In my previous post concerning the District Court's decision in Industrial Tower and Wireless, LLC v. Haddad ("ITW v. Haddad"), 2015 WL 2365560 (D. Mass. 2015), I discussed the decision as fitting within a small, but significant, line of cases requiring local boards to base their denial decisions on the specific criteria of the local bylaw. Another noteworthy aspect of ITW v. Haddad is that it is one of the first trial-level decisions to apply the Supreme Court's decision in T-Mobile South, LLC v. City of Roswell, Ga., 135 S. Ct. 808 (2015) ("City of Roswell").
As previously posted, on May 18, 2015, P & A won summary judgment, under the Federal Telecommunications Act of 1996 (the "TCA" / "Act"), against the Town of Falmouth Zoning Board of Appeals in Industrial Tower and Wireless, LLC v. Haddad ("ITW v. Haddad"), 2015 WL 2365560, at *17 (D. Mass. 2015). The next two posts will look at two aspects of the District Court's decision that are particularly noteworthy.
On May 18, 2015, the United States District Court for the District of Massachusetts, Burroughs, J., issued its Memorandum and Order on Plaintiff's Motion for Summary Judgment, allowing summary judgment to enter for P & A's client, Industrial Tower & Wireless, LLC ("ITW"), and ordering the Defendant Zoning Board of Appeals of the Town of Falmouth, "within forty-five (45) days" to "issue all necessary permits allowing ITW to construct and operate" its proposed telecommunications facility in Falmouth, MA. See Industrial Tower and Wireless, LLC v. Haddad, 2015 WL 2365560, at *17 (D. Mass. 2015).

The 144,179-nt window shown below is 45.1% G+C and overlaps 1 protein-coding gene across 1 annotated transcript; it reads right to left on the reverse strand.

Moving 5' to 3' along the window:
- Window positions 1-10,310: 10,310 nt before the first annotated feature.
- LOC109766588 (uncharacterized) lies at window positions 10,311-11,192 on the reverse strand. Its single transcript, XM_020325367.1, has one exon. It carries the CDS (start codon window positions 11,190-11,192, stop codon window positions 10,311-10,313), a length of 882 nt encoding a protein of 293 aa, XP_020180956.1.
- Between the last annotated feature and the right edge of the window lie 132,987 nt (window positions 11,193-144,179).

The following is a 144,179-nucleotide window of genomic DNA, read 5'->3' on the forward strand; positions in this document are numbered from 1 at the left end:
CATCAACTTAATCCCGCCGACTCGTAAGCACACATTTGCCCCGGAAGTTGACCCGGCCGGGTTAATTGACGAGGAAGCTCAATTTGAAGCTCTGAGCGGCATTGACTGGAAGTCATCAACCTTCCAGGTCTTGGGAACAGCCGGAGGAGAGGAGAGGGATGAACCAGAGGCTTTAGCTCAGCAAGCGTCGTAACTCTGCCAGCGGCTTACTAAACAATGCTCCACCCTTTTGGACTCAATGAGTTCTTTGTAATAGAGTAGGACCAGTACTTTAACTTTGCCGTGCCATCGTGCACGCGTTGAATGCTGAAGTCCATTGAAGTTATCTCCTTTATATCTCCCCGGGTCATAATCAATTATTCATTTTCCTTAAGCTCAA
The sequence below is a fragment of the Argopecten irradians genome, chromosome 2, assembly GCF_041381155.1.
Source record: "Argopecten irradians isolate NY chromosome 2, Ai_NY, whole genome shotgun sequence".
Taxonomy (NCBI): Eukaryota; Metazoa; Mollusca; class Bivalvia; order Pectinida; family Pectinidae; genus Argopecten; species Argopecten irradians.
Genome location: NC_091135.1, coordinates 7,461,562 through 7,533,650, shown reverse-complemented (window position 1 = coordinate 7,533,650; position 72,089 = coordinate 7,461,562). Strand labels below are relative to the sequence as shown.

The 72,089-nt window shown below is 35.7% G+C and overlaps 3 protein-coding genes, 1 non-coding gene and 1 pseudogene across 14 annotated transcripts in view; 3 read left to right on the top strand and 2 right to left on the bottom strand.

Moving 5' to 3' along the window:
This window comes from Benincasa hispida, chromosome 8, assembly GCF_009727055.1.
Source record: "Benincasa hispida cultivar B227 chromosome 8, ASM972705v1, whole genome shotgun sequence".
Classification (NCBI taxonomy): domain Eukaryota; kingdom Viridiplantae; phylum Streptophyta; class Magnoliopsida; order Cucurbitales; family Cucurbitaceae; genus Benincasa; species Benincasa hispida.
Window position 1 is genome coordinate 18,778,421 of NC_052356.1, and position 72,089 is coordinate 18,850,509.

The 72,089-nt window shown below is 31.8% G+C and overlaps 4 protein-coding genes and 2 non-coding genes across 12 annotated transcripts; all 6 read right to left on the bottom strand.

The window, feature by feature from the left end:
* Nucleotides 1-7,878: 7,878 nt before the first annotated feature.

In January we featured a short post about City of Arlington, Texas v. FCC, 668 F.3d 229 (5th Cir. 2012), an interesting case pending before the U.S. Supreme Court, involving administrative law and the Chevron doctrine. Incidentally, the secondary, underlying substantive issue in the lower court related to the Federal Communications Commission's (FCC) definition of a "reasonable period of time" for the local board to issue a decision for siting a telecommunications tower under the federal Telecommunications Act of 1996. The City of Arlington ultimately challenged the FCC's interpretation of what that timeframe should be, which the FCC had issued via a declaratory ruling in 2009.*
An interesting case is on appeal before the U.S. Supreme Court: City of Arlington, Texas v. FCC, 668 F.3d 229 (5th Cir. 2012).* Oral arguments were held at SCOTUS on January 16.